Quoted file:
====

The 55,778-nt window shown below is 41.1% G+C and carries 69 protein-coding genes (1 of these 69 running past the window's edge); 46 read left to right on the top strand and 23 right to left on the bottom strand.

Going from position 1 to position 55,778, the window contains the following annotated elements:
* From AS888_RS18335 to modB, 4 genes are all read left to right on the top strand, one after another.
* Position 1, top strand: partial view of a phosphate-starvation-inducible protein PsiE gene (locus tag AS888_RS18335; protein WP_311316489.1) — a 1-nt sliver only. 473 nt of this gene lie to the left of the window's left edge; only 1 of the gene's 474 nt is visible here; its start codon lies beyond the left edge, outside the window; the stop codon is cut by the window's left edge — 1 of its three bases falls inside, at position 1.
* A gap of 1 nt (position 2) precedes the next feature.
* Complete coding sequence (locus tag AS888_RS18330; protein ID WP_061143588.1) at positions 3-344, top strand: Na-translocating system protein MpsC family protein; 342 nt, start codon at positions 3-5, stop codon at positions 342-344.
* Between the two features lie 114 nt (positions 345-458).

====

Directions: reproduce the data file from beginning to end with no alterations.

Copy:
The 55,778-nt window shown below is 41.1% G+C and carries 69 protein-coding genes (1 of these 69 running past the window's edge); 46 read left to right on the top strand and 23 right to left on the bottom strand.

Going from position 1 to position 55,778, the window contains the following annotated elements:
* From AS888_RS18335 to modB, 4 genes are all read left to right on the top strand, one after another.
* Position 1, top strand: partial view of a phosphate-starvation-inducible protein PsiE gene (locus tag AS888_RS18335; protein WP_311316489.1) — a 1-nt sliver only. 473 nt of this gene lie to the left of the window's left edge; only 1 of the gene's 474 nt is visible here; its start codon lies beyond the left edge, outside the window; the stop codon is cut by the window's left edge — 1 of its three bases falls inside, at position 1.
* A gap of 1 nt (position 2) precedes the next feature.
* Complete coding sequence (locus tag AS888_RS18330; protein ID WP_061143588.1) at positions 3-344, top strand: Na-translocating system protein MpsC family protein; 342 nt, start codon at positions 3-5, stop codon at positions 342-344.
* Between the two features lie 114 nt (positions 345-458).